I shouldered the relic, covered the dark warthog with the triangular front sight, and pulled the crisp trigger, undoubtedly honed from years of use. We heard the “whop” of the bullet and, as they often do even when well hit, the warthog thundered across the veld. Immediately, Badenhorst released his massive tracking dog and moments later we were standing over the beast.
Badenhorst was all smiles and very proud that the old rifle had once again proven sufficient for the African bush by providing food for his staff. I was all smiles as well. It was an honor to hunt with a rifle with as much history as this one. A rifle that had undoubtedly been fired in anger, but also used by a family to provide security and food for more than a century. It was a rifle that was indelibly linked to the history of Africa, and that my friend cherished and had used on successful hunts as well. It’s also a rifle that, at least for now, no one needs to hide when the army/government comes by.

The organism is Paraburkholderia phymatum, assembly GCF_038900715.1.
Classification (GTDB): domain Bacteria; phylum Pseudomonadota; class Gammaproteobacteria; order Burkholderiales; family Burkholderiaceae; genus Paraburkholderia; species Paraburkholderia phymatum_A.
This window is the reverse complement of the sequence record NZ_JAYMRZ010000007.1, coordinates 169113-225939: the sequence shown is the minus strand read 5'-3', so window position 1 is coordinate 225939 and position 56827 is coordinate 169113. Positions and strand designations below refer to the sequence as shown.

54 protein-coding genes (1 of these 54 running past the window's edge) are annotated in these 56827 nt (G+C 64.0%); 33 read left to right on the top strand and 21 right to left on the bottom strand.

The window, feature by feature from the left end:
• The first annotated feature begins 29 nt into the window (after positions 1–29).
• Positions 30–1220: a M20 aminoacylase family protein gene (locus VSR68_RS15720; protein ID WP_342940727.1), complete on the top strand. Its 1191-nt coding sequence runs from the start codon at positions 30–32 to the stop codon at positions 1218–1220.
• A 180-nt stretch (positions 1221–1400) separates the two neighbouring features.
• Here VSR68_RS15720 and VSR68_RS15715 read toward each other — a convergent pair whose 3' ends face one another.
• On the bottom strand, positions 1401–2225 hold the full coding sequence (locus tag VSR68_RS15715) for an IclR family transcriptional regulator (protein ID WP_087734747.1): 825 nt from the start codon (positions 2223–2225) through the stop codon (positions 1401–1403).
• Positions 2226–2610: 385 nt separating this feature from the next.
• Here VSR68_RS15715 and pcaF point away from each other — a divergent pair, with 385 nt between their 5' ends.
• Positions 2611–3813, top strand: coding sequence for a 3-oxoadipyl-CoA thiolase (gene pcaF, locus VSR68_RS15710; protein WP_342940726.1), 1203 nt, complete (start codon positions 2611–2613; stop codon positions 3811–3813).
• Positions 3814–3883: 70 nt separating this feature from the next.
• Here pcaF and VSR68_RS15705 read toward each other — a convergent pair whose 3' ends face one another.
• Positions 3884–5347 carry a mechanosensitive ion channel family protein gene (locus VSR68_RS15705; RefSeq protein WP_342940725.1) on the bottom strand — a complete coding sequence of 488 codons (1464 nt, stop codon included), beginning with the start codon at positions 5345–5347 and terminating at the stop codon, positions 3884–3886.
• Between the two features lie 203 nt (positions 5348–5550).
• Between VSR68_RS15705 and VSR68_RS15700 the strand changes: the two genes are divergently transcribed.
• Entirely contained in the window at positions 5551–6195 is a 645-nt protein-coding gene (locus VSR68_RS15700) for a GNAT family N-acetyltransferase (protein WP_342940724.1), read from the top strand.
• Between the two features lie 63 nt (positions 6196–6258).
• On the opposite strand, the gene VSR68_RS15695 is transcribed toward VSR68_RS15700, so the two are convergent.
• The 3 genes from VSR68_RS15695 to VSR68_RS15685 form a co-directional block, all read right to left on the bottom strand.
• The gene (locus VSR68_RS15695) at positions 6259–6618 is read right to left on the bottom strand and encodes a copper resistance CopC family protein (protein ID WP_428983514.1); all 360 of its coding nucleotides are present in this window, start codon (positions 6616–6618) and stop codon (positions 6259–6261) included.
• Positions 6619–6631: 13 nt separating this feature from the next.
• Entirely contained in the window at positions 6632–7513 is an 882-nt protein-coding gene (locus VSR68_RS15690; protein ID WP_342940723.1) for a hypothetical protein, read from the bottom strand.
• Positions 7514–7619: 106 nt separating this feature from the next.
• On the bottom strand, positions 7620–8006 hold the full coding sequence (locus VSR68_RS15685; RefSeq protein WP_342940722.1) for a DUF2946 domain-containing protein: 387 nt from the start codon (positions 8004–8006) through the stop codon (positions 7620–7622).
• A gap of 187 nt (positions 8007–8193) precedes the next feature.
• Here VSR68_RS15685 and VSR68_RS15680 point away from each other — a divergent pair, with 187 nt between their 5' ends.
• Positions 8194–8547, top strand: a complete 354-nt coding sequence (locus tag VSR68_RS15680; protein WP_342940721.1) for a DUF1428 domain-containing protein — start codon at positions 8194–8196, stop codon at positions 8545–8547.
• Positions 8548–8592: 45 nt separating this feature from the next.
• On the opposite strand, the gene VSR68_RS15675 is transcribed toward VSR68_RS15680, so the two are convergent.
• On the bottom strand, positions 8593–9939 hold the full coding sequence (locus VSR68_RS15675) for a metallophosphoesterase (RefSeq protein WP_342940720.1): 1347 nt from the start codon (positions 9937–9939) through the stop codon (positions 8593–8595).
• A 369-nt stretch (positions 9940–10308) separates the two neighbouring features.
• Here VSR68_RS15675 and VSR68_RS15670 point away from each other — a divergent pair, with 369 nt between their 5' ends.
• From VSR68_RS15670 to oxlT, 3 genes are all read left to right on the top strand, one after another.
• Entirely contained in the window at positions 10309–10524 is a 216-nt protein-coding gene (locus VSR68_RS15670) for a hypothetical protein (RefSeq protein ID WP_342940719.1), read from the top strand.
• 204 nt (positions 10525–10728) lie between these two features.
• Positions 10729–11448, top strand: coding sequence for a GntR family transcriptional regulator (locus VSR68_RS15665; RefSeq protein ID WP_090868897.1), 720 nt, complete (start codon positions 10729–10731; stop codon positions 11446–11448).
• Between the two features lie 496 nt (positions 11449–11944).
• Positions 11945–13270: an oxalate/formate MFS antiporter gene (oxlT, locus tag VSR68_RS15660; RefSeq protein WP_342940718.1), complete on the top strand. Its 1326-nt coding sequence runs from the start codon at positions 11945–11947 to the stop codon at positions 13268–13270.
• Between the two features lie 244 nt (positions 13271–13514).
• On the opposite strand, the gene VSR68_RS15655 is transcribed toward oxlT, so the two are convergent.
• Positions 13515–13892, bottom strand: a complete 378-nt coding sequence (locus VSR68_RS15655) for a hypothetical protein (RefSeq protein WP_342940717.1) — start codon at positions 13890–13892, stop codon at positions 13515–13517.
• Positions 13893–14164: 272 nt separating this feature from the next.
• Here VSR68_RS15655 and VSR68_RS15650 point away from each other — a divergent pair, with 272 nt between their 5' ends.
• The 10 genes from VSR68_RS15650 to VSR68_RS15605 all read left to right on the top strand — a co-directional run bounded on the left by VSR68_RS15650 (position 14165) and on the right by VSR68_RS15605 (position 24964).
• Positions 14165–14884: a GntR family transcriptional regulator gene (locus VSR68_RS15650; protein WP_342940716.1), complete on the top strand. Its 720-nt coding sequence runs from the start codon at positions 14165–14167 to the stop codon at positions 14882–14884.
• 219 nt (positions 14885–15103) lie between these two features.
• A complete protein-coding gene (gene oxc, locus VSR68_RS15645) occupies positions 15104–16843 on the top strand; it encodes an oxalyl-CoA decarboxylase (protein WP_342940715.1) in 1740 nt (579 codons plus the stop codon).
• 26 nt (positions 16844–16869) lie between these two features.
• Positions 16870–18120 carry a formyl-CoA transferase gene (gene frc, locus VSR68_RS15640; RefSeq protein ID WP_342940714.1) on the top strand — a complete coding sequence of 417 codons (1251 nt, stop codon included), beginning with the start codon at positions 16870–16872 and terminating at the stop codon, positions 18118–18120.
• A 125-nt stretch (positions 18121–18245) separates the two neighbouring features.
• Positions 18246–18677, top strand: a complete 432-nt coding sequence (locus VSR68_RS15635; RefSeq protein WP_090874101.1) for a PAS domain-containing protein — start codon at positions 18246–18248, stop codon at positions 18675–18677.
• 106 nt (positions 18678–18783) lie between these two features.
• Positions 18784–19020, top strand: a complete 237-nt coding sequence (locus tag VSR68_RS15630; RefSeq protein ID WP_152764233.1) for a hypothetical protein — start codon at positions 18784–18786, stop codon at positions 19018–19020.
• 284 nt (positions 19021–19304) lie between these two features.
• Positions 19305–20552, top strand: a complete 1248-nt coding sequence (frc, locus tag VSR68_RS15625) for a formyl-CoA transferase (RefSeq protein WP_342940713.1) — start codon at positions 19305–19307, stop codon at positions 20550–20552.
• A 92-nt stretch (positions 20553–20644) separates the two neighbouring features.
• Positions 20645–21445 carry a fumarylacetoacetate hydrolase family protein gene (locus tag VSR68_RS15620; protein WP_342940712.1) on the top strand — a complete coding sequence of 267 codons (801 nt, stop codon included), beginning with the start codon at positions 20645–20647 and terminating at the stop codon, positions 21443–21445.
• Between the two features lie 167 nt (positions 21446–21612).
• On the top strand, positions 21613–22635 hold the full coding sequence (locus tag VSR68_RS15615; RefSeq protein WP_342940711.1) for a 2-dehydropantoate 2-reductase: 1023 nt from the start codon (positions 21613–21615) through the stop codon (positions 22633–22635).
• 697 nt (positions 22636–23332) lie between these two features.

Your Own Closet Gun
Very likely, and most hopefully, somewhere in your family there’s that special firearm that has a connection to the past. Make sure the story that goes with it is passed on through your descendants. Write it down in as much detail as possible and place the story in the case with the gun. Someday it’ll be even more special to someone else than it is to you.
Editor's Note: This article originally appeared in the July 2021 issue of Gun Digest the Magazine.
More On British Firearms:
- Rising Popularity Of Large-Bore Webley Revolvers
- Gun Collecting: The .303 Jungle Carbine
- The American Enfield: Unofficial U.S. Service Rifle
- Canadian Rangers Bid Farewell To The Lee-Enfield